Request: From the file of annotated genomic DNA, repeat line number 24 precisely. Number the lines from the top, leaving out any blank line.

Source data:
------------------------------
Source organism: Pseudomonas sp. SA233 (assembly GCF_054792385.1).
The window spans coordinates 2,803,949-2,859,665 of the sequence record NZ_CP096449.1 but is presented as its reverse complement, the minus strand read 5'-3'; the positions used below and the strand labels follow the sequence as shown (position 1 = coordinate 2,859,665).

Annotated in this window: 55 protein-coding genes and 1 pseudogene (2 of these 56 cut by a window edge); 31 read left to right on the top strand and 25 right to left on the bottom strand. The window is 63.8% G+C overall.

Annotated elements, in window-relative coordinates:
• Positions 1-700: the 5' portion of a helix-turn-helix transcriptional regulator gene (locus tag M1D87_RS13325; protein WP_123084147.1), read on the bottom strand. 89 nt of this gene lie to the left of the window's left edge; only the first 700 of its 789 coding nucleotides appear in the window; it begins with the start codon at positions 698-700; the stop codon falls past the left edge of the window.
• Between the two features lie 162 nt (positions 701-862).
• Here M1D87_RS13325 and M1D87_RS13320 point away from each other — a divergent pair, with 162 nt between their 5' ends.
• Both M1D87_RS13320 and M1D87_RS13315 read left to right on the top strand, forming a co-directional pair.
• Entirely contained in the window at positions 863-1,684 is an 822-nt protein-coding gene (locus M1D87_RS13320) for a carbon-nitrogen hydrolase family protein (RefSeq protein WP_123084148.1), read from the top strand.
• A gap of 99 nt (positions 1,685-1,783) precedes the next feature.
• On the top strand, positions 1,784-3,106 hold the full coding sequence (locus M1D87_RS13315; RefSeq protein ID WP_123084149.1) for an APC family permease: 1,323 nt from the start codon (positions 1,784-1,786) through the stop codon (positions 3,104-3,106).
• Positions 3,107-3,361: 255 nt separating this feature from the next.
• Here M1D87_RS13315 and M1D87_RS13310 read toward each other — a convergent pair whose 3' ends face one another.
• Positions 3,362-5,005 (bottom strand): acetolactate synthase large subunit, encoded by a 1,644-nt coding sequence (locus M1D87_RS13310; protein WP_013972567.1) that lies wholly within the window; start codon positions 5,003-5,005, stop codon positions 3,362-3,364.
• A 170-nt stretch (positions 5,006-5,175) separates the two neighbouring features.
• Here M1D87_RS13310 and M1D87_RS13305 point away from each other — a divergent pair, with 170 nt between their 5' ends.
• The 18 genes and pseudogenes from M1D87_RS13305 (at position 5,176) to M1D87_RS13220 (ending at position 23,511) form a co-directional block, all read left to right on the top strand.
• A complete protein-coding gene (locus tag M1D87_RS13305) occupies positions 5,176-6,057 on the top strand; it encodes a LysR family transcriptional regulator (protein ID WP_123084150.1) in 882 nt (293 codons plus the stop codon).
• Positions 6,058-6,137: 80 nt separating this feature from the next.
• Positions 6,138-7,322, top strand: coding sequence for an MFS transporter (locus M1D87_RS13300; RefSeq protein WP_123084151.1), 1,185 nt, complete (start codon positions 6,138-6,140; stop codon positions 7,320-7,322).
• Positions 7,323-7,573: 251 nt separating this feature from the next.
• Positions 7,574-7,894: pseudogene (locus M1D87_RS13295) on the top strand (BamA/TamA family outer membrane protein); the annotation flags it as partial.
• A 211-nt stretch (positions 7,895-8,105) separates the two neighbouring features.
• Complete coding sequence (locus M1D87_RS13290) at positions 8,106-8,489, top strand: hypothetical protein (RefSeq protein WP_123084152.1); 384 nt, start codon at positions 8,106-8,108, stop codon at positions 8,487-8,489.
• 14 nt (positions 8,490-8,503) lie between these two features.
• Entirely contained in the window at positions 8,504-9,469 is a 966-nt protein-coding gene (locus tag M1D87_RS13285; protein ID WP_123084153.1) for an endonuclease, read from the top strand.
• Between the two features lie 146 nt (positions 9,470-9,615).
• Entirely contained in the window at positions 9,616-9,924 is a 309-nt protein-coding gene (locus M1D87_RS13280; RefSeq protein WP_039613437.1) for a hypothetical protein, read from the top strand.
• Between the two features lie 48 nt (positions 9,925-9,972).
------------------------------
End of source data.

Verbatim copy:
• Complete coding sequence (locus M1D87_RS13290) at positions 8,106-8,489, top strand: hypothetical protein (RefSeq protein WP_123084152.1); 384 nt, start codon at positions 8,106-8,108, stop codon at positions 8,487-8,489.